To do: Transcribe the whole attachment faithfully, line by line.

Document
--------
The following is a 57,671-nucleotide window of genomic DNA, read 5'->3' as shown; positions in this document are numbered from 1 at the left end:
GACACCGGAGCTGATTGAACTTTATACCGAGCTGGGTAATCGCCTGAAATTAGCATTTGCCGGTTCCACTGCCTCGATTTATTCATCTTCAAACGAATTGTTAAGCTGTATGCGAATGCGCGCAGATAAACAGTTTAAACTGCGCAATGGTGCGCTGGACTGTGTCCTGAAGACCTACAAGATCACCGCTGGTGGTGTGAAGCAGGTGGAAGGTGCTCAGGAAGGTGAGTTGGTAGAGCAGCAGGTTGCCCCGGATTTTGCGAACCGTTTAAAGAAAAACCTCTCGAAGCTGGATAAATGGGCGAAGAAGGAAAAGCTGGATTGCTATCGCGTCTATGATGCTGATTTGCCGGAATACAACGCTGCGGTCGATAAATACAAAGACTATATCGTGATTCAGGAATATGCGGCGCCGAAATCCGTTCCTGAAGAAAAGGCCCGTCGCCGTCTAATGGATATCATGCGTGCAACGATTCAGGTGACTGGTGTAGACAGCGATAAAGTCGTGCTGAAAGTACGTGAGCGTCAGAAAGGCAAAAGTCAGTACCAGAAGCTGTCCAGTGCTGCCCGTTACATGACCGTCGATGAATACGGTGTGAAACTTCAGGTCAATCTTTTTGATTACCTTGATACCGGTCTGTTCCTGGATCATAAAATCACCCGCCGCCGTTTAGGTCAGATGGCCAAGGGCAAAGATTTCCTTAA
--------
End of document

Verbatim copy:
The following is a 57,671-nucleotide window of genomic DNA, read 5'->3' as shown; positions in this document are numbered from 1 at the left end:
GACACCGGAGCTGATTGAACTTTATACCGAGCTGGGTAATCGCCTGAAATTAGCATTTGCCGGTTCCACTGCCTCGATTTATTCATCTTCAAACGAATTGTTAAGCTGTATGCGAATGCGCGCAGATAAACAGTTTAAACTGCGCAATGGTGCGCTGGACTGTGTCCTGAAGACCTACAAGATCACCGCTGGTGGTGTGAAGCAGGTGGAAGGTGCTCAGGAAGGTGAGTTGGTAGAGCAGCAGGTTGCCCCGGATTTTGCGAACCGTTTAAAGAAAAACCTCTCGAAGCTGGATAAATGGGCGAAGAAGGAAAAGCTGGATTGCTATCGCGTCTATGATGCTGATTTGCCGGAATACAACGCTGCGGTCGATAAATACAAAGACTATATCGTGATTCAGGAATATGCGGCGCCGAAATCCGTTCCTGAAGAAAAGGCCCGTCGCCGTCTAATGGATATCATGCGTGCAACGATTCAGGTGACTGGTGTAGACAGCGATAAAGTCGTGCTGAAAGTACGTGAGCGTCAGAAAGGCAAAAGTCAGTACCAGAAGCTGTCCAGTGCTGCCCGTTACATGACCGTCGATGAATACGGTGTGAAACTTCAGGTCAATCTTTTTGATTACCTTGATACCGGTCTGTTCCTGGATCATAAAATCACCCGCCGCCGTTTAGGTCAGATGGCCAAGGGCAAAGATTTCCTTAA